The 1-iron in danger of becoming extinct

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The club stands out only because there is no other like it on the shelves at the David Gates Golf Superstore. Amid neatly arranged rows of drivers, fairway metals, the new craze of hybrids and an assortment of wedges, is a Top-Flite X2000 iron with a ``1'' printed on the sole.
Posted on
July 1, 2018
The Editorial Team in
Estimated reading time: 7 minutes


The 1-iron in danger of becoming extinct


The club stands out only because there is no other like it on the shelves at the David Gates Golf Superstore. Amid neatly arranged rows of drivers, fairway metals, the new craze of hybrids and an assortment of wedges, is a Top-Flite X2000 iron with a ``1'' printed on the sole.

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There was only one other 1-iron in the store -- a Callaway Big Bertha in a clearance bag.

Gates didn't even know it was there.

``It's just not existent anymore. It just isn't happening,'' said Gates, who has been in business for 21 years. ``Call it what you want. It's a dying breed.''

The 1-iron, perhaps the most fascinating club in the bag, has been on its way out for years as players opted for fairway metals to more easily get the ball in the air. Then came the hybrids, a cross between fairway metals and long irons, that are replacing even the 2-iron and 3-iron in some bags.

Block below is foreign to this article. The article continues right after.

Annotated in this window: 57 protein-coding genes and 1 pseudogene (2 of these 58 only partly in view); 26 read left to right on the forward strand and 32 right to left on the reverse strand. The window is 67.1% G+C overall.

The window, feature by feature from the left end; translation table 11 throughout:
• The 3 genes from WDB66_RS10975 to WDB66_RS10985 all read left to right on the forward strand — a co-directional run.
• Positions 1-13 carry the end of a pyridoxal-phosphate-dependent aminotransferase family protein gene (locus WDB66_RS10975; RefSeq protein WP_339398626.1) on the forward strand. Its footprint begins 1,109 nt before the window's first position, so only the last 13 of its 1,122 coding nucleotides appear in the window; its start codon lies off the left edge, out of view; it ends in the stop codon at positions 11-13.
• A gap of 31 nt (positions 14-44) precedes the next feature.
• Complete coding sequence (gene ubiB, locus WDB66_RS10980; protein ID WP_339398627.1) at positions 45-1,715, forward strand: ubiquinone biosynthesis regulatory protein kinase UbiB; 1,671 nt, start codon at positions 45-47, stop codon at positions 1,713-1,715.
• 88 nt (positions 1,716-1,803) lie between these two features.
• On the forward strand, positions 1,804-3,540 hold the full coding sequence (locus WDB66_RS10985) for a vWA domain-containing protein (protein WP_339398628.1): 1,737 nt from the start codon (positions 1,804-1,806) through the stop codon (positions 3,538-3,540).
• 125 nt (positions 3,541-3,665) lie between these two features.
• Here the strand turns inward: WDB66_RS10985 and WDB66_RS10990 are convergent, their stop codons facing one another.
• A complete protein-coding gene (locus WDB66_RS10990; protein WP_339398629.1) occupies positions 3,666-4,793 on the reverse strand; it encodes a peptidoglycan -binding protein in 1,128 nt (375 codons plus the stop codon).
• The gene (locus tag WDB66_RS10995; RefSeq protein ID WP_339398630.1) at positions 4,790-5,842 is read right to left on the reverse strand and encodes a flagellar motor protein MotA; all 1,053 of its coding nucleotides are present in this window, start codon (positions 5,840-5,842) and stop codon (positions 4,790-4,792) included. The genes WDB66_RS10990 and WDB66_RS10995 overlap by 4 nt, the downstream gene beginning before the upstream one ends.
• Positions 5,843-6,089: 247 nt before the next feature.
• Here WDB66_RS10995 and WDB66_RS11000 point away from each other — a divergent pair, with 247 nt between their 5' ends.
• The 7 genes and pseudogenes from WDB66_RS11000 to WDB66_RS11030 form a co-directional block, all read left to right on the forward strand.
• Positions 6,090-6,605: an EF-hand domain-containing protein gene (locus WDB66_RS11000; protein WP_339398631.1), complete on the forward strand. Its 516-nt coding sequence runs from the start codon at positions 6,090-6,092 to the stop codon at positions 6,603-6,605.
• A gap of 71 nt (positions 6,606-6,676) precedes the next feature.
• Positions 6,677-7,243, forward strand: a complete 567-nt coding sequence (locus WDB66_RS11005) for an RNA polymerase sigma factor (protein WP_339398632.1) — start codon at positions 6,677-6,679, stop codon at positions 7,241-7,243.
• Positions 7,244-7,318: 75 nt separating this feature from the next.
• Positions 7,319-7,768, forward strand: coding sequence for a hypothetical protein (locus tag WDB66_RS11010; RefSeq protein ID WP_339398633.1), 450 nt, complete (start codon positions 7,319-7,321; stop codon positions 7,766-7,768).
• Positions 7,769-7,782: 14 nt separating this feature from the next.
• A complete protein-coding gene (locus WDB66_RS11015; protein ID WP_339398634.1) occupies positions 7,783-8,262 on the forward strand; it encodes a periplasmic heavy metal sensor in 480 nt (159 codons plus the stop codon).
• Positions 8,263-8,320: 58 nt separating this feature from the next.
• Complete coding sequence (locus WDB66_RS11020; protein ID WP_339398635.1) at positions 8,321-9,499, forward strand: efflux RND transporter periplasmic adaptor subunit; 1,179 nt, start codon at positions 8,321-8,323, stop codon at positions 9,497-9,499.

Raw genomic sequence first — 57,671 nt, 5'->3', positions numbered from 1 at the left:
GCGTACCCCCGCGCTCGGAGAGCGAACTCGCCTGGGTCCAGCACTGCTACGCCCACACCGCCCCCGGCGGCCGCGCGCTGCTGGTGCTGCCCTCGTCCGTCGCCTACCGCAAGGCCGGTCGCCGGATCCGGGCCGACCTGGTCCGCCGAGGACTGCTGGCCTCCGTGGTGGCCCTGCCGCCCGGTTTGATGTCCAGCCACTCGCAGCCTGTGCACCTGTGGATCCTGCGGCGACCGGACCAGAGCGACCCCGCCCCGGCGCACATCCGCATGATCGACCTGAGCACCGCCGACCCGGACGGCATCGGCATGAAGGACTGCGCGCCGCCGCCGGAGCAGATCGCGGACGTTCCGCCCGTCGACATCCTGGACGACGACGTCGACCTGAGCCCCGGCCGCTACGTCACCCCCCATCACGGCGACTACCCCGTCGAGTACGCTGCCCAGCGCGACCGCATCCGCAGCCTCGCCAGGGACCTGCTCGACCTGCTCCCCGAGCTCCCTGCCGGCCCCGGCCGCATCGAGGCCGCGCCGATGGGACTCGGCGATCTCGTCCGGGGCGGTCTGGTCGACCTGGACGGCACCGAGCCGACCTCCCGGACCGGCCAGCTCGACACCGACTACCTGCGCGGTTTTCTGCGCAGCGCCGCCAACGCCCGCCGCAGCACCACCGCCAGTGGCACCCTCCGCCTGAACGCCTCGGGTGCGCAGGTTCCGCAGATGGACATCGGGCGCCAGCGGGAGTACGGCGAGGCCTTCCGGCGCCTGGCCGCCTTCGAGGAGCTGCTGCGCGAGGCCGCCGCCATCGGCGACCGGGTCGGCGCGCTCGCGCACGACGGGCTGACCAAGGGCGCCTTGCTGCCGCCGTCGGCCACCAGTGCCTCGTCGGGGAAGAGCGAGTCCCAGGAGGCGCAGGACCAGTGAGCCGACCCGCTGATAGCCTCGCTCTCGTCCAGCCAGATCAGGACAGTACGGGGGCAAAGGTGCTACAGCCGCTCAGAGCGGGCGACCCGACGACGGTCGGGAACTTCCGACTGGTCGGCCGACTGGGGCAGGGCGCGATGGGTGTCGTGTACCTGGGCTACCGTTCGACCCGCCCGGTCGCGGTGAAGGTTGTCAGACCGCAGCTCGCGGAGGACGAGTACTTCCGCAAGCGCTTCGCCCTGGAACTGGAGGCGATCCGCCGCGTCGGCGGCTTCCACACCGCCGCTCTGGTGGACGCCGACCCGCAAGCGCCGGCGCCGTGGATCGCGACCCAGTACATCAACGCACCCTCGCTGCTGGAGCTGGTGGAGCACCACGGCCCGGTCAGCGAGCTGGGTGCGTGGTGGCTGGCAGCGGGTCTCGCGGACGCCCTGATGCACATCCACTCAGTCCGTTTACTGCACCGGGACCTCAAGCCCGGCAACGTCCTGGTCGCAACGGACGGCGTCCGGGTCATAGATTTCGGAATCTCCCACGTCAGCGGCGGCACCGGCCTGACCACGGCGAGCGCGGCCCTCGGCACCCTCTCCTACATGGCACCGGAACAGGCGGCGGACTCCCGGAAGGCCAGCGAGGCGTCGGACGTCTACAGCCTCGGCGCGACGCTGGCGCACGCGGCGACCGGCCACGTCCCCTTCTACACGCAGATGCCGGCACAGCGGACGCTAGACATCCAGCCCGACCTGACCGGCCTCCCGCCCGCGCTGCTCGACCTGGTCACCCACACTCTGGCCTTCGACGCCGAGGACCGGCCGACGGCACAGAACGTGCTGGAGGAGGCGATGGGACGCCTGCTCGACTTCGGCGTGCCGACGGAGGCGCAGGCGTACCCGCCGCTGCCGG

But the death of the 1-iron might be traced to two weeks ago in the MCI Heritage at Hilton Head.

Joey Sindelar took his trusty 1-iron out of the bag for the first time in 15 years.

``I'm a very stodgy, slow-to-move, dumber-than-a-rock kind of guy. I stay in my cave. I'm very slow to change clubs,'' Sindelar said. ``But this had to happen.''

Sindelar attributed the inevitable to two factors -- the hybrid clubs, which are more versatile, more forgiving and still produce like long irons; and golf balls designed to spin less so players with a high launch angle can get more distance.

``That's the spin I need for my 1-iron,'' he said.

The 1-iron is often referred to as a butter knife, although even some butter knives are more forgiving. It often requires the perfect blend of speed and power, which most players don't have or don't want to risk trying.

That made the 1-iron the source of some of the most famous lines in golf.